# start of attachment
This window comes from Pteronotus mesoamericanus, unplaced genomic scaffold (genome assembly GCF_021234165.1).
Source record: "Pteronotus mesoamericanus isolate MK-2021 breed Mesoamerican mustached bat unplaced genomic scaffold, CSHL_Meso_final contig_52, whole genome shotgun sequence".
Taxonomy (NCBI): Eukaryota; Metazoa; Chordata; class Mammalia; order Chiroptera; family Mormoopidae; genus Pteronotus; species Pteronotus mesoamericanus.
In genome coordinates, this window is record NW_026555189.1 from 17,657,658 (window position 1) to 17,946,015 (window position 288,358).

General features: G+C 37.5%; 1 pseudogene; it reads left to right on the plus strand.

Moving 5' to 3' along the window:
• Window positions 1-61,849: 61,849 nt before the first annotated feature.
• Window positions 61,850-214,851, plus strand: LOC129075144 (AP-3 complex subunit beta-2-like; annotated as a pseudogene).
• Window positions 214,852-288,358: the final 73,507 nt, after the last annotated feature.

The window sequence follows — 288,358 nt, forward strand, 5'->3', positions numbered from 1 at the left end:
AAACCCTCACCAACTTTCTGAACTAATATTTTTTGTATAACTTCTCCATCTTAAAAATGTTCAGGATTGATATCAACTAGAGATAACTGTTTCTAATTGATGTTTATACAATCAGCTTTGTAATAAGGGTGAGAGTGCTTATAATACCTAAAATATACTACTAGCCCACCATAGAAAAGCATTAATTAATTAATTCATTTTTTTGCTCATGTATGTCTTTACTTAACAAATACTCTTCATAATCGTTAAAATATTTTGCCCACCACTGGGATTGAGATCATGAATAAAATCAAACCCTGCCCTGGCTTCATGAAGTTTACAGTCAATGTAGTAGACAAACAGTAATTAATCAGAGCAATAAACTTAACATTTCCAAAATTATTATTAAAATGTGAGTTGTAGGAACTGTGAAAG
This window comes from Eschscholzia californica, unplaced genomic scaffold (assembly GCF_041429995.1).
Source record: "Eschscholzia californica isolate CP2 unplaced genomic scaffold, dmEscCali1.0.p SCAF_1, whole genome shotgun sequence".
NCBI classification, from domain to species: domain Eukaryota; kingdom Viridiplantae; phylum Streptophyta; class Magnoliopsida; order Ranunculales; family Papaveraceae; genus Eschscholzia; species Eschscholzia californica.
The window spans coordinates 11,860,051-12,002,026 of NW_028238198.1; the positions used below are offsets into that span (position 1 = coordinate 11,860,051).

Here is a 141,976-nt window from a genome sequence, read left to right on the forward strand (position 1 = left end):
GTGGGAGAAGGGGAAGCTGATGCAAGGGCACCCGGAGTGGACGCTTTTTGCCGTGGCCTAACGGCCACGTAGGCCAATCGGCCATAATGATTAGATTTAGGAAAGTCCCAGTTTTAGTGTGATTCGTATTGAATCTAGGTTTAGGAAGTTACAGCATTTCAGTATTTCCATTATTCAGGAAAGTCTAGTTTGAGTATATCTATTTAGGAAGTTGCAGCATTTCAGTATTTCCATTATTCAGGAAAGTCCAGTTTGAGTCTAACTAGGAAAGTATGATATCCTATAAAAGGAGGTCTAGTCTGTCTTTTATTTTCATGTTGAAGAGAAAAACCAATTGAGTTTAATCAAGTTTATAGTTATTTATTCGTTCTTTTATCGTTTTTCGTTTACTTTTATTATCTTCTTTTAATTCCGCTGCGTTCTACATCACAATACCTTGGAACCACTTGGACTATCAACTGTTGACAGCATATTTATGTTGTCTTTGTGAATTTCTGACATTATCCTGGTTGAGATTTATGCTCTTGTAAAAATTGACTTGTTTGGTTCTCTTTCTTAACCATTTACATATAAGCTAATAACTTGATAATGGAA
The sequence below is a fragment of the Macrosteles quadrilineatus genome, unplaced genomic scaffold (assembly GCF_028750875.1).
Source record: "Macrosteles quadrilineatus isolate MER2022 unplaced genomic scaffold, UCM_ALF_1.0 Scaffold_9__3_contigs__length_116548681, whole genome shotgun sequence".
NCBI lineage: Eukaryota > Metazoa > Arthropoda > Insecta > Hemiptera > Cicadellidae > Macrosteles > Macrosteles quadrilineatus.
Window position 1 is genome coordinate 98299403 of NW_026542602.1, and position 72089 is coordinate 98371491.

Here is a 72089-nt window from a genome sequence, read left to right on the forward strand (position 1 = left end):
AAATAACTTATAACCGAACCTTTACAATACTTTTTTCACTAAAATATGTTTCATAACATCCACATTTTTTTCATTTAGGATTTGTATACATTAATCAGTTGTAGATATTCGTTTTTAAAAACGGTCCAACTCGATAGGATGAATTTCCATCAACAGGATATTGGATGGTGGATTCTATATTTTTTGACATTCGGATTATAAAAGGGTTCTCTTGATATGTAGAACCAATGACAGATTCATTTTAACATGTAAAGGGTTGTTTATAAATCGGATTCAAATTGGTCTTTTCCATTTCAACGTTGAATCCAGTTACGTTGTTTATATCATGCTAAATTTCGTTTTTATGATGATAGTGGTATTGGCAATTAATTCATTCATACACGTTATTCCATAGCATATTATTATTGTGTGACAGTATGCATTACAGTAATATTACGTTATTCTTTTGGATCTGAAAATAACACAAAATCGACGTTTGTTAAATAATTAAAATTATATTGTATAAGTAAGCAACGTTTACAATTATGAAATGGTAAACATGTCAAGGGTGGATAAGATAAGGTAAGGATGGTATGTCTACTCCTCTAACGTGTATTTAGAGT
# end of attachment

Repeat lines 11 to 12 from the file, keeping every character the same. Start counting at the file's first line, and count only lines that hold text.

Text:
AAACCCTCACCAACTTTCTGAACTAATATTTTTTGTATAACTTCTCCATCTTAAAAATGTTCAGGATTGATATCAACTAGAGATAACTGTTTCTAATTGATGTTTATACAATCAGCTTTGTAATAAGGGTGAGAGTGCTTATAATACCTAAAATATACTACTAGCCCACCATAGAAAAGCATTAATTAATTAATTCATTTTTTTGCTCATGTATGTCTTTACTTAACAAATACTCTTCATAATCGTTAAAATATTTTGCCCACCACTGGGATTGAGATCATGAATAAAATCAAACCCTGCCCTGGCTTCATGAAGTTTACAGTCAATGTAGTAGACAAACAGTAATTAATCAGAGCAATAAACTTAACATTTCCAAAATTATTATTAAAATGTGAGTTGTAGGAACTGTGAAAG
This window comes from Eschscholzia californica, unplaced genomic scaffold (assembly GCF_041429995.1).